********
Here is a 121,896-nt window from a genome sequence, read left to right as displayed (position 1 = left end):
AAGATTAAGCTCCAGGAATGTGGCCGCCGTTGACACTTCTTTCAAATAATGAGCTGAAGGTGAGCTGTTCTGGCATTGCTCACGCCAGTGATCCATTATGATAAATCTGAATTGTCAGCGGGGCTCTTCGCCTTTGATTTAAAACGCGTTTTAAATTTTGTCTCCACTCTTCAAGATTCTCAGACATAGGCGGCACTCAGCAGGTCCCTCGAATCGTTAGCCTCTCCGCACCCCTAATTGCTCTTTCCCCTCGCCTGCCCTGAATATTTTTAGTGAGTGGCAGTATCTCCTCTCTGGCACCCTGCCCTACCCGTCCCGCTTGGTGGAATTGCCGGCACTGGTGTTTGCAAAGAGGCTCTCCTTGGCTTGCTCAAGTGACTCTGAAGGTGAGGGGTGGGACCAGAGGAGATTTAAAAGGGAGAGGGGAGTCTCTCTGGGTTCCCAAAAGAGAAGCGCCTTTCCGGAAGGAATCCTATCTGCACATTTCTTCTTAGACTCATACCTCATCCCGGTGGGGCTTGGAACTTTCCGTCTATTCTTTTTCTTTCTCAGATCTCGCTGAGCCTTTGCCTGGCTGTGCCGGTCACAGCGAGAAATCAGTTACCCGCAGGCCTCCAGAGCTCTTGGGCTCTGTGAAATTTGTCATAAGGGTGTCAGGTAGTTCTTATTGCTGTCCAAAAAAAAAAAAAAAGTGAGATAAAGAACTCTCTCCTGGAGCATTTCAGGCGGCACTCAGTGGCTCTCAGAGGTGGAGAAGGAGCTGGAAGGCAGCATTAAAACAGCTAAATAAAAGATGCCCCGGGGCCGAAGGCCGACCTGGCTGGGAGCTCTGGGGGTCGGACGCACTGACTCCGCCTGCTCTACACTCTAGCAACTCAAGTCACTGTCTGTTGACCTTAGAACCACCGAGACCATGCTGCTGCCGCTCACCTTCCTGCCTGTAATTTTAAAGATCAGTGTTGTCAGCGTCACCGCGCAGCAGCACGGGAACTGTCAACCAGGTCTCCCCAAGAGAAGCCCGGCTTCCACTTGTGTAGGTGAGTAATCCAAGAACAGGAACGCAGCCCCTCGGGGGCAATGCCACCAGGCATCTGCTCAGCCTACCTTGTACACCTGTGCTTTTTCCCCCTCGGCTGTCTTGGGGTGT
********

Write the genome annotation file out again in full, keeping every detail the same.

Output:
Here is a 121,896-nt window from a genome sequence, read left to right as displayed (position 1 = left end):
AAGATTAAGCTCCAGGAATGTGGCCGCCGTTGACACTTCTTTCAAATAATGAGCTGAAGGTGAGCTGTTCTGGCATTGCTCACGCCAGTGATCCATTATGATAAATCTGAATTGTCAGCGGGGCTCTTCGCCTTTGATTTAAAACGCGTTTTAAATTTTGTCTCCACTCTTCAAGATTCTCAGACATAGGCGGCACTCAGCAGGTCCCTCGAATCGTTAGCCTCTCCGCACCCCTAATTGCTCTTTCCCCTCGCCTGCCCTGAATATTTTTAGTGAGTGGCAGTATCTCCTCTCTGGCACCCTGCCCTACCCGTCCCGCTTGGTGGAATTGCCGGCACTGGTGTTTGCAAAGAGGCTCTCCTTGGCTTGCTCAAGTGACTCTGAAGGTGAGGGGTGGGACCAGAGGAGATTTAAAAGGGAGAGGGGAGTCTCTCTGGGTTCCCAAAAGAGAAGCGCCTTTCCGGAAGGAATCCTATCTGCACATTTCTTCTTAGACTCATACCTCATCCCGGTGGGGCTTGGAACTTTCCGTCTATTCTTTTTCTTTCTCAGATCTCGCTGAGCCTTTGCCTGGCTGTGCCGGTCACAGCGAGAAATCAGTTACCCGCAGGCCTCCAGAGCTCTTGGGCTCTGTGAAATTTGTCATAAGGGTGTCAGGTAGTTCTTATTGCTGTCCAAAAAAAAAAAAAAAGTGAGATAAAGAACTCTCTCCTGGAGCATTTCAGGCGGCACTCAGTGGCTCTCAGAGGTGGAGAAGGAGCTGGAAGGCAGCATTAAAACAGCTAAATAAAAGATGCCCCGGGGCCGAAGGCCGACCTGGCTGGGAGCTCTGGGGGTCGGACGCACTGACTCCGCCTGCTCTACACTCTAGCAACTCAAGTCACTGTCTGTTGACCTTAGAACCACCGAGACCATGCTGCTGCCGCTCACCTTCCTGCCTGTAATTTTAAAGATCAGTGTTGTCAGCGTCACCGCGCAGCAGCACGGGAACTGTCAACCAGGTCTCCCCAAGAGAAGCCCGGCTTCCACTTGTGTAGGTGAGTAATCCAAGAACAGGAACGCAGCCCCTCGGGGGCAATGCCACCAGGCATCTGCTCAGCCTACCTTGTACACCTGTGCTTTTTCCCCCTCGGCTGTCTTGGGGTGT